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Caring for the caregiver

Caregiver Mirta Wallace traveled to Tallahassee to emphasize the importance of Share the Care with lawmakers. The organization provides service and support to seniors and their caregivers.

Caregiver Mirta Wallace traveled to Tallahassee to emphasize the importance of Share the Care with lawmakers. The organization provides service and support to seniors and their caregivers.

Kristy Vickery

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Mirta Wallace, 57, never thought she would be giving up her six figure job in Texas to move back to Winter Park to take on the responsibilities of caring and watching over her 81-year-old mother 24 hours a day.

"I was in the height of my career," Wallace said. "I did not know the journey I was walking into."

Although Wallace had been done with motherhood for quite some time, she quickly found herself becoming reacquainted with it after her own mother had a bad fall in 2007, and her mother's Alzheimer's disease began to worsen. She then decided she would take on the responsibility of caring for her mother at home by herself.

But it did not take long before Wallace felt alone and overwhelmed. That's when a friend recommended Share the Care, a program that provides services and support to family caregivers, allowing them to care for their family members at home, while also providing adult day care facilities for families in need of respite care.

"These day cares are wonderful; they gave me a life within a life so I didn't feel totally swallowed up by the disease," she said. "They are my angels."

Although Share the Care has been a blessing for many Central Floridians, another recent threat to cut their budget by the state got many caregivers such as Wallace concerned that the program could be in danger of losing too much. So Wallace and many other caregivers rallied together to make their voices heard to lawmakers in Tallahassee.

They took their stories all the way to the floor of the Florida House Capitol on Feb. 3, which was hosted by State Legislators Mark Pafford (D-Palm Beach County) and Kurt Kelly (R-Marion County).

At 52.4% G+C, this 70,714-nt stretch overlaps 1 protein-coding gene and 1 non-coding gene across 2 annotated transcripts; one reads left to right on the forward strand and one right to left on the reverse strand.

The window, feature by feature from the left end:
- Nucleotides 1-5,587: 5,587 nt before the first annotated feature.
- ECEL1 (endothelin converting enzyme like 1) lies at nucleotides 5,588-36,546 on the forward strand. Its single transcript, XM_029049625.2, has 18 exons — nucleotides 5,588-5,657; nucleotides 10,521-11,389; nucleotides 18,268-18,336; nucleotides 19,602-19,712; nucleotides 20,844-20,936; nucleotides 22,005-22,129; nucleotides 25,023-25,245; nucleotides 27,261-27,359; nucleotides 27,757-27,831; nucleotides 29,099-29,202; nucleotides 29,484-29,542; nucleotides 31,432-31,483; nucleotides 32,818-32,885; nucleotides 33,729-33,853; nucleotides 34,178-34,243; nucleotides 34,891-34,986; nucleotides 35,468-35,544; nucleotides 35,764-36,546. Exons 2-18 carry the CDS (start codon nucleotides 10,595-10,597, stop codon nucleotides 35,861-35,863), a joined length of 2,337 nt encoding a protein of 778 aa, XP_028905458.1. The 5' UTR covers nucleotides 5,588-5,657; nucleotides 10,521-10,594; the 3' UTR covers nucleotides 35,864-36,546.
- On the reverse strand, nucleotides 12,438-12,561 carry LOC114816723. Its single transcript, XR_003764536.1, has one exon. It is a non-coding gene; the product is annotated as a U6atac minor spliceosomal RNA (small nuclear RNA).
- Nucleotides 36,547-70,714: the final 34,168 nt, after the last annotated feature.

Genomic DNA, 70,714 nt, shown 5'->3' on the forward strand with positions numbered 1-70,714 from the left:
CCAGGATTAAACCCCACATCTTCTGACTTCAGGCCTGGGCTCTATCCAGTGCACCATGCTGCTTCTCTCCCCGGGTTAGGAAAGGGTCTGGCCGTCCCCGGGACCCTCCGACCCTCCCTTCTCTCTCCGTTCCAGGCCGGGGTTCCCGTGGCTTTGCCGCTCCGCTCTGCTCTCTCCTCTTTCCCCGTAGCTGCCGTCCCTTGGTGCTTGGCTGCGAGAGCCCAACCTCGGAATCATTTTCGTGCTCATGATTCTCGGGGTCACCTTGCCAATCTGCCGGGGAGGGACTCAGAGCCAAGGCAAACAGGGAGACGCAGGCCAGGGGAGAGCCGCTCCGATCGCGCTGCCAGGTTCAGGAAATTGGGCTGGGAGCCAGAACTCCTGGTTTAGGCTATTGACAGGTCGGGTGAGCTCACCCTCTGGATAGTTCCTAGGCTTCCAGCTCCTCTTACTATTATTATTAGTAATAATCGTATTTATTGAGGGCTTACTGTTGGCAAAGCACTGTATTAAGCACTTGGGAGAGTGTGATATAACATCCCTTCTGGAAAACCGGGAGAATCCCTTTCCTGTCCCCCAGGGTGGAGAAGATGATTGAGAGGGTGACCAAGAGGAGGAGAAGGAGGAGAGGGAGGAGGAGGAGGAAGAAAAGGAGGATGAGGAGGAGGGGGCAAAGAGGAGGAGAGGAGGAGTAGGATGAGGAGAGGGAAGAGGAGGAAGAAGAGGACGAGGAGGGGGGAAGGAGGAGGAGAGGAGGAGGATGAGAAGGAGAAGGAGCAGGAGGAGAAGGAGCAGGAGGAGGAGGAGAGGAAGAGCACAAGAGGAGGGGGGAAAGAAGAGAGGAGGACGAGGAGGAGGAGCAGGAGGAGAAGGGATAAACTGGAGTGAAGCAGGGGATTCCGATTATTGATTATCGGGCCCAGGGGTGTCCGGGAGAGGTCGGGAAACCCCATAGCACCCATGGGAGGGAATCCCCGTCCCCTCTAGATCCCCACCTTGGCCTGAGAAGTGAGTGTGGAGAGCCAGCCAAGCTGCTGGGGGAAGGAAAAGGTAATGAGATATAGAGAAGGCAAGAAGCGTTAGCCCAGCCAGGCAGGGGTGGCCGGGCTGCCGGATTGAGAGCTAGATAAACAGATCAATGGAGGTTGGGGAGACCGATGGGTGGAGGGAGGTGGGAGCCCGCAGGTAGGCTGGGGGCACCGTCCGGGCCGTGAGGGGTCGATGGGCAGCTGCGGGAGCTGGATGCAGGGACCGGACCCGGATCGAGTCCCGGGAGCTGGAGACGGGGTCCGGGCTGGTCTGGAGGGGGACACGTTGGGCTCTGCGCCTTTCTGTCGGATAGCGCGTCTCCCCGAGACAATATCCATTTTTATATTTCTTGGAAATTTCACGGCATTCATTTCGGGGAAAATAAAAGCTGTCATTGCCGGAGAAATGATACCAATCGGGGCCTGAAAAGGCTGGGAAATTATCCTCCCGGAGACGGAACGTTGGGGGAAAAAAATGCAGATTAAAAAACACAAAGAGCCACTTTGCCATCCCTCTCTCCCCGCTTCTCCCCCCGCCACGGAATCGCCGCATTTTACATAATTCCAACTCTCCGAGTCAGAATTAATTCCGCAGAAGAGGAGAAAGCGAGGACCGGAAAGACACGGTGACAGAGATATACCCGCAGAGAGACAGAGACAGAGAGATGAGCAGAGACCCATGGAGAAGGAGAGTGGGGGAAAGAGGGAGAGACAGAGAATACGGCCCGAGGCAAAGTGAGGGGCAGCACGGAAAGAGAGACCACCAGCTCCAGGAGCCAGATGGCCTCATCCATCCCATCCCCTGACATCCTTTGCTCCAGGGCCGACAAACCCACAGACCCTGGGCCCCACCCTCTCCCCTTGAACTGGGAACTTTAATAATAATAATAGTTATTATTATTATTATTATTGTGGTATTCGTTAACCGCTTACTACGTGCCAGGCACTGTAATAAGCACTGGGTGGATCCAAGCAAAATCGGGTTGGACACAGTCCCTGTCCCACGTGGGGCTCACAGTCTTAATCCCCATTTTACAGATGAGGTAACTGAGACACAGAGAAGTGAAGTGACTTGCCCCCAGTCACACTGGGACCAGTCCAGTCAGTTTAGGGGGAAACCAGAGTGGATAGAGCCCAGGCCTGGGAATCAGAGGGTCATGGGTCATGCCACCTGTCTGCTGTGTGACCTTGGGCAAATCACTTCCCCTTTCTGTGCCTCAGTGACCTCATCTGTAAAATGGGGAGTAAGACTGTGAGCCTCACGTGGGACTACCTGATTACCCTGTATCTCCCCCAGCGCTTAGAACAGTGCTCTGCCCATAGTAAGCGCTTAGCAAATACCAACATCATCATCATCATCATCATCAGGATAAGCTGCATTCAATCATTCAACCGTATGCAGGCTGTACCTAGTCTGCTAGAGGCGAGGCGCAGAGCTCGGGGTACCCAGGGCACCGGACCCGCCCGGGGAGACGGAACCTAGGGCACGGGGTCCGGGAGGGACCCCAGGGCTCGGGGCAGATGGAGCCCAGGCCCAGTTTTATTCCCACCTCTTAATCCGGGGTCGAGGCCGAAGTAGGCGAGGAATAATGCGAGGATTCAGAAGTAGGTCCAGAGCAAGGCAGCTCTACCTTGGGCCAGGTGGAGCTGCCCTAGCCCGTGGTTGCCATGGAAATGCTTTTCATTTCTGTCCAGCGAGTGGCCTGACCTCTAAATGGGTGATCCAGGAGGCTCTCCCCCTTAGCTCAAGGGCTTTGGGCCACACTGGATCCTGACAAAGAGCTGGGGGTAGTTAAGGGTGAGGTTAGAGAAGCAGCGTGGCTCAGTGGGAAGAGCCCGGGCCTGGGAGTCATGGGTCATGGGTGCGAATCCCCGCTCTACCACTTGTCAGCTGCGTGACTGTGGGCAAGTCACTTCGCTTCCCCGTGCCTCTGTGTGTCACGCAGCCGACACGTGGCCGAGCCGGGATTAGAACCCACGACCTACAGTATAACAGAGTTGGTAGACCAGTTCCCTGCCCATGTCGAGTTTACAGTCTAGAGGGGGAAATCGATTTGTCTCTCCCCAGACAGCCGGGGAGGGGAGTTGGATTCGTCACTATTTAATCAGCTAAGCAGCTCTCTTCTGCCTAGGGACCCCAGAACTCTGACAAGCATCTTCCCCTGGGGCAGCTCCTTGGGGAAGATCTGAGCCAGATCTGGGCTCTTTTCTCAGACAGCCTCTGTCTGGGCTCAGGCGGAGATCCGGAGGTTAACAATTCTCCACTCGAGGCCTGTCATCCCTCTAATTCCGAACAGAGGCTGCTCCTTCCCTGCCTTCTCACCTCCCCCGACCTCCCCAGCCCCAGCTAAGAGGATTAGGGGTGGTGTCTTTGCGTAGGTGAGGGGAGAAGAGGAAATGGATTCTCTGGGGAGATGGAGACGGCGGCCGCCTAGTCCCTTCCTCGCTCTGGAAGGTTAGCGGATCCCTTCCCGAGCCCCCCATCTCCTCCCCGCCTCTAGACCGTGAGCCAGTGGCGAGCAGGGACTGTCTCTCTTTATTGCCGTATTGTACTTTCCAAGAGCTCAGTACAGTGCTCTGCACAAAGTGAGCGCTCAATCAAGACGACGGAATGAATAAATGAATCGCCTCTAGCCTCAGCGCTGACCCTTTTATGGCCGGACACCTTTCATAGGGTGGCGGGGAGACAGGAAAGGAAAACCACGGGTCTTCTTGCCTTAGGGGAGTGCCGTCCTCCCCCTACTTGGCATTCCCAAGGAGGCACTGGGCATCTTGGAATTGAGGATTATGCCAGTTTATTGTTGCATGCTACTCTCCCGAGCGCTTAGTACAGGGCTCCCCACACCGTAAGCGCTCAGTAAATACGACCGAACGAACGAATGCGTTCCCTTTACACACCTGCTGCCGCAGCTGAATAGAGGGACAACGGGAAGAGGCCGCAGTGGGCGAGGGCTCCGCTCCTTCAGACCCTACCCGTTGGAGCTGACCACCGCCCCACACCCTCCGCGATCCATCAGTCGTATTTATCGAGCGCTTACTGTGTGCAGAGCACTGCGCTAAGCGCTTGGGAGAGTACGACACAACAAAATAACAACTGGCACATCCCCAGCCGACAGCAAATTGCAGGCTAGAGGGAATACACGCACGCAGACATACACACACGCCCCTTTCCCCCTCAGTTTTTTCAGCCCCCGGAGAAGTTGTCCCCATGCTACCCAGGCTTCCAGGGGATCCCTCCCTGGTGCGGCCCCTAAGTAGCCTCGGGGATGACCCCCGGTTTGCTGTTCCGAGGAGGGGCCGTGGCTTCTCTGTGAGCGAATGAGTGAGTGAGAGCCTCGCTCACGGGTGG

"Government governs best when people are involved in it, and the more citizens that come into Tallahassee and engage this, the better government is," Kelly said. "It's one of those things (the event) to have and put a real state on problem, especially when you start looking at the budget cuts this year."

Kelly said the point of the event was to bring a focused attention to the issue, and demonstrate how in-home-care can be cost effective versus the major cost it would put on the state through government programs to put seniors in nursing homes.

"Even if someone used our adult day centers full time for a whole year Monday through Friday the total cost would be $14,000, and the cost of a nursing home now is anywhere between $65,000 and $75,000 a year," Share the Care Executive Director Mary-Ellen Grant said.

Although Share the Care can be cost effective, the Florida Legislature has repeatedly cut funding for the program. In the last year, the Alzheimer's Disease Initiative (ADI) was cut 14 percent.

By traveling to Tallahassee, many caregivers are hoping lawmakers will see the real faces behind Alzheimer's disease, and realize what an important issue it is.

"We are babies twice in our lives, when you are born and when you are getting ready to leave this world," Wallace said. "It's facing all of us, and the cost of good nursing facilities and homes is truly incredible in this country."


Share the Care

For more information on Share the Care visit www.helpforcaregivers.org or contact Executive Director Mary-Ellen Grant at 407-423-5311.